Talk Bazaar - caught in limbo
There’s a strange and powerful intimacy in Talk Bazaar’s "caught in limbo," the third track of his ambitious debut album oceanic. Talk Bazaar is the solo project of multi-instrumentalist Alex DeSimine, who also fronts the Brooklyn-based indie soul band Ritual Talk. Conceived and written during quarantine, oceanic boasts all the pertinent qualities that we’ve come to know of pandemic-recorded music: it's emotionally self-reflective, deeply introspective and, of course, personal. Even within the confines of his room, Talk Bazaar is not afraid to experiment. "caught in limbo" is extremely detailed and textured. Mixing folky acoustic guitar strums with intricate layers of electronic compositions and loops, the song’s style lands somewhere in between Alex G and Sufjan Stevens. While "caught in limbo" speaks to being stalled in a vulnerable and fragile emotional state, the song’s lyrics are written from the perspective of someone giving advice to another person (or persons), maybe to oneself. Fans of Ritual Talk will recognize DeSimine’s distinct hazy and soulful voice piercing through the song’s opening lines, "Of course you feel under / There's not a lot you can do." Immediately, DeSimine sets a tone of vulnerability. Then, at the end of the third and last verse, he sings, "You both are trying the best you know how," bookending the song with a powerful sense of forgiveness. Despite the devastating occurrences of the past year, whether it’s in the world or in one’s own private life, "caught in limbo" offers some healing. Photo by Sara Laufer.— Alejandro Veciana on June 23, 2021
Sakura - I Can't Call You Baby
“Say it,” he said in his Oxford blue button-up shirt, khaki pants and white sneakers from the other side of the room. He may as well have been on Mars; he felt that distant to her as she stood her ground on the corresponding side. How could I? she thought to herself, her eyes meeting his, telling him everything he needed to know. “You won’t say it,” he muttered to himself, cast his eyes downwards like he invented shoegaze. “It’s not that I won’t. I can’t,” she said, breaking her own vow of silence, the tears flowing now, the regret palpable now.
Written, produced and performed by Sakura herself (yes, even the backing vocals), Sakura’s “I Can’t Call You Baby” is a strings-heavy ode to resignation from toxicity. Shades of 15-time Grammy award winner Alicia Keys float to the surface around 2:33 when Sakura’s vocals reach new heights. “I hope that you’re on the way / I always say your name before I go to sleep,” Sakura sings, hinting at the possibility who or what the song is about was once a regular in her dreams and still may be welcomed at that. Attraction is such a fickle and flexible thing.— Mustafa Abubaker on June 9, 2021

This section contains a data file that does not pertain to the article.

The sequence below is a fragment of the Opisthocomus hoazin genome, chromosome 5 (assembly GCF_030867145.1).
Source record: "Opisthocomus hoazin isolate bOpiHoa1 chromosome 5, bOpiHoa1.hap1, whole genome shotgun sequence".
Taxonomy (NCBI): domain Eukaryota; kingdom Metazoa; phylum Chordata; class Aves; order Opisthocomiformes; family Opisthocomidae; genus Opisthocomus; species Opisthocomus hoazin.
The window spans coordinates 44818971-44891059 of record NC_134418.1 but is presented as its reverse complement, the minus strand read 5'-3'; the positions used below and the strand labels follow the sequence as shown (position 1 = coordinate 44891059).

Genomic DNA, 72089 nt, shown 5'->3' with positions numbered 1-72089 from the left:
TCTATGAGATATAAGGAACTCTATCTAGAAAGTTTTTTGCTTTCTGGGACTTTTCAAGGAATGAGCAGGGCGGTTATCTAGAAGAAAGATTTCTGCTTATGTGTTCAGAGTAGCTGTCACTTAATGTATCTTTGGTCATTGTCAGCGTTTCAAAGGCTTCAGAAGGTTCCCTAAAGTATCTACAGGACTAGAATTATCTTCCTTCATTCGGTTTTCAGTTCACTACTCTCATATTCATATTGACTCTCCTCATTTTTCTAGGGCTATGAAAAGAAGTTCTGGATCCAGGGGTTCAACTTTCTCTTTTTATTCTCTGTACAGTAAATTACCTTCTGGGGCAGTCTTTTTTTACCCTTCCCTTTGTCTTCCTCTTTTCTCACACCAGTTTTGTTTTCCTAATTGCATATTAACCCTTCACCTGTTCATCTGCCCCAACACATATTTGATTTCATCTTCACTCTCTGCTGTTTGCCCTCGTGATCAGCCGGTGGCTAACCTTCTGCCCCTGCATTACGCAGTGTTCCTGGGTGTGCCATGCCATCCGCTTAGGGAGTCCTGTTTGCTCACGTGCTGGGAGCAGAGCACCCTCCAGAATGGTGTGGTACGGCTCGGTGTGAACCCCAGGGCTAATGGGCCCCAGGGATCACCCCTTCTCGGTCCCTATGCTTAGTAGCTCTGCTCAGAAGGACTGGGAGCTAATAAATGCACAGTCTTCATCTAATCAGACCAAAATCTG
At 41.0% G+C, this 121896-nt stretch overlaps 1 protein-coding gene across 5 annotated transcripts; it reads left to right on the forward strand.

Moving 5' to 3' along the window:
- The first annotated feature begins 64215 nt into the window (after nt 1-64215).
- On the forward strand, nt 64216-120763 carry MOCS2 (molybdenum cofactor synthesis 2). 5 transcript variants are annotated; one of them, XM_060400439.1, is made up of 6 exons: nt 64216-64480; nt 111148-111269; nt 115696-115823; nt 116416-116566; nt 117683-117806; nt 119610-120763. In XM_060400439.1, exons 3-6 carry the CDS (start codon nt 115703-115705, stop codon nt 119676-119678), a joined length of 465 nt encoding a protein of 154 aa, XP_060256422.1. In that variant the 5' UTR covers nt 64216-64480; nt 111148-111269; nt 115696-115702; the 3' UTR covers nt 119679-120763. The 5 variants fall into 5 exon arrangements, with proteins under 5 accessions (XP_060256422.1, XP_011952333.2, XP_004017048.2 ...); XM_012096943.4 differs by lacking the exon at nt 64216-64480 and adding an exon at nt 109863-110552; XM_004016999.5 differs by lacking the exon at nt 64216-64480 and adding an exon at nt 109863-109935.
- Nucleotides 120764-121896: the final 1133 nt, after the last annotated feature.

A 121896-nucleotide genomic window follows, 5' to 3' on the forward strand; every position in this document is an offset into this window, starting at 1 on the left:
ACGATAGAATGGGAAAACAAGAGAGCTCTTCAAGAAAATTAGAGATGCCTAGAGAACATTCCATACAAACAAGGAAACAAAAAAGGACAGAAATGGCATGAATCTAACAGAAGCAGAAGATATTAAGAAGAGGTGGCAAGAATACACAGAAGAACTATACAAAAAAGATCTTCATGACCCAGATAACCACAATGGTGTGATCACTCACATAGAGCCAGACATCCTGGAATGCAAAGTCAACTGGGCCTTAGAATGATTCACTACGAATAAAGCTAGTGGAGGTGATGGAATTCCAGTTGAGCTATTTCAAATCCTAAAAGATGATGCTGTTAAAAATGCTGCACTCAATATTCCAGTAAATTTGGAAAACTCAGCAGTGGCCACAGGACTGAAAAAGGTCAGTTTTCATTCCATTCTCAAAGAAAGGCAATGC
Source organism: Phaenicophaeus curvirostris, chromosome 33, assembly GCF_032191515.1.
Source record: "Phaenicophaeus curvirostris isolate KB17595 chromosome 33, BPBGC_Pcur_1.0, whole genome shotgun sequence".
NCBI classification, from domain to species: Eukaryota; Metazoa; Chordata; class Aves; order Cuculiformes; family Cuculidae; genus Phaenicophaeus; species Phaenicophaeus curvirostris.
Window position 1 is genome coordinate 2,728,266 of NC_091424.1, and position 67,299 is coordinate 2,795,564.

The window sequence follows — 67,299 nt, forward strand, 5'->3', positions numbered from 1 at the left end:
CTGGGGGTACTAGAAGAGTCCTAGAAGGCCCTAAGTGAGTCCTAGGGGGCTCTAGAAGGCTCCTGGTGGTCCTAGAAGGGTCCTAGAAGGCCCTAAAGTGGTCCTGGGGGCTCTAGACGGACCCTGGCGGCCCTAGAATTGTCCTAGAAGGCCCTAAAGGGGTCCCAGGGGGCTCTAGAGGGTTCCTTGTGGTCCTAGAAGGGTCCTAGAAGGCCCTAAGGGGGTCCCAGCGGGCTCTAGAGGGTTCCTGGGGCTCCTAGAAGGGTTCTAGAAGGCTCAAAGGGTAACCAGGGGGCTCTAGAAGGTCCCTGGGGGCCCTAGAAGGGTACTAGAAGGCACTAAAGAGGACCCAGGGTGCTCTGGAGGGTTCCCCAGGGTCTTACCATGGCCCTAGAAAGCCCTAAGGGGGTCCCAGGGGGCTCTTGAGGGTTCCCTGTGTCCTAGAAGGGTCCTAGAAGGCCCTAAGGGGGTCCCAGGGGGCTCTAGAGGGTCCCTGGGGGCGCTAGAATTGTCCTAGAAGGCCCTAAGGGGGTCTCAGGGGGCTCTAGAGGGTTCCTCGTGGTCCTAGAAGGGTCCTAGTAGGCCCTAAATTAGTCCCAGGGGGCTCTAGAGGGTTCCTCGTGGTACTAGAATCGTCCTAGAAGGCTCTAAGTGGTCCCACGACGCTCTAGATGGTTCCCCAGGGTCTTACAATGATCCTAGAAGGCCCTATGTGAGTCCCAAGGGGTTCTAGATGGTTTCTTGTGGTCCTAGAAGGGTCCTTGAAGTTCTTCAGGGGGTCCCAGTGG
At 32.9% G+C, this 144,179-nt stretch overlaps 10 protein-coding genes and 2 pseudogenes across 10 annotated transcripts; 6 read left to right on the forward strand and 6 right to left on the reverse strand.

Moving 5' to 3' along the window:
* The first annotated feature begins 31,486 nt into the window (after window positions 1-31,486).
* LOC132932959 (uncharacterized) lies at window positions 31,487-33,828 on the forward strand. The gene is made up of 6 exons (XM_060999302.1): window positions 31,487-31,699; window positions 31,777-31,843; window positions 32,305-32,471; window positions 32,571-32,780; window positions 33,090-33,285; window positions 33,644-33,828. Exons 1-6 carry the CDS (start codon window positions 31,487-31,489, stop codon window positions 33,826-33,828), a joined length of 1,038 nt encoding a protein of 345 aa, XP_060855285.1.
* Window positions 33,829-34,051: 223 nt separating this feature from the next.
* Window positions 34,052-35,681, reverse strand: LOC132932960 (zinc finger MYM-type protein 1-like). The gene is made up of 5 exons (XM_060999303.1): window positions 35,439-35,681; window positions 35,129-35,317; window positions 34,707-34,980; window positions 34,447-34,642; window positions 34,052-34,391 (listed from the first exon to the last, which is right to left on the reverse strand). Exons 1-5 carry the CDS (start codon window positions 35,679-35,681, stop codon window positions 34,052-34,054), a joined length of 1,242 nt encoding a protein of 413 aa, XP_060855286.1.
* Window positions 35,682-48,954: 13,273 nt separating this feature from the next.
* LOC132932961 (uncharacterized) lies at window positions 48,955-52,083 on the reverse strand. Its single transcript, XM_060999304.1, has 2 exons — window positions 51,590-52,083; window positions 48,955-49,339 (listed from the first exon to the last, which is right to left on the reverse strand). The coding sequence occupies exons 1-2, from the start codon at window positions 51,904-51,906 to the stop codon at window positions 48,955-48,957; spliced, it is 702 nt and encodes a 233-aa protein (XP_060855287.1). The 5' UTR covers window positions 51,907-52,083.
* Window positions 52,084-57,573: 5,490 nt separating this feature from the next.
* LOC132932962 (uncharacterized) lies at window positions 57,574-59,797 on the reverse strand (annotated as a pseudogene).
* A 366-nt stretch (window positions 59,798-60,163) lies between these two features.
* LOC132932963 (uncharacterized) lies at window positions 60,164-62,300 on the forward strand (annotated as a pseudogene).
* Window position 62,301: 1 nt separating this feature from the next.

Nathaniel Paul - Silence
It was the first time you would see my apartment, but it was my last. All set to move out tomorrow. Already moved most of my things out but kept my bed and my pots and pans to make eggplant parmesan for you and me. How could I be so unsure about our future when we were as emotionally close as we we were physically? I thought of the As Tall As Lions song "I’m Kicking Myself." You were quiet as a writer or a painter at work, but your puppy eyes were thunderous as gunfire or rockets. You would stay the night, and we would wake up here together for the one and only time, and we would either lay our heads together once more somewhere else or part ways. My future with you hung in the balance, and yet my past with you sung in Dallas, and my present with you stung in challenge.
Nathaniel Paul’s “Silence” is the type of song born out of an unexplainable uncertainty; a bizarre and hard-to-shake emotion. The song calls back to the chillwave sounds pioneered by Toro y Moi, but has its own modern influx of drum and synth work. Play this one at the beach and drink coffee to it.— Mustafa Abubaker on June 8, 2021
Kaley Rutledge - Tough Enough
After some years of releasing music under the sobriquet of “De Joie," which translates to “of joy” in the French language, Kaley Rutledge has made the embraved decision to attach her new releases to her given name. Under her own name, Rutledge releases an unapologetically true-to-self anthem by the name of “Tough Enough." This track is a reckoning of self, coming from a place of knowing that the vulnerability we are offered as people, to share our stories, is the most sacred and important aspect of living. “Tough Enough” is a product of the recounting of a relationship that didn’t work out and the thought process of coming to that fatal realization: “I don’t want it that badly / To change a thing about myself that I quite like." Everything about the track wriggles with release of a past thing and circles back to the self, where healing happens and good can grow. Photo by Mindy Dunlap.— Laney Esper on June 4, 2021
Luna Li - Alone But Not Lonely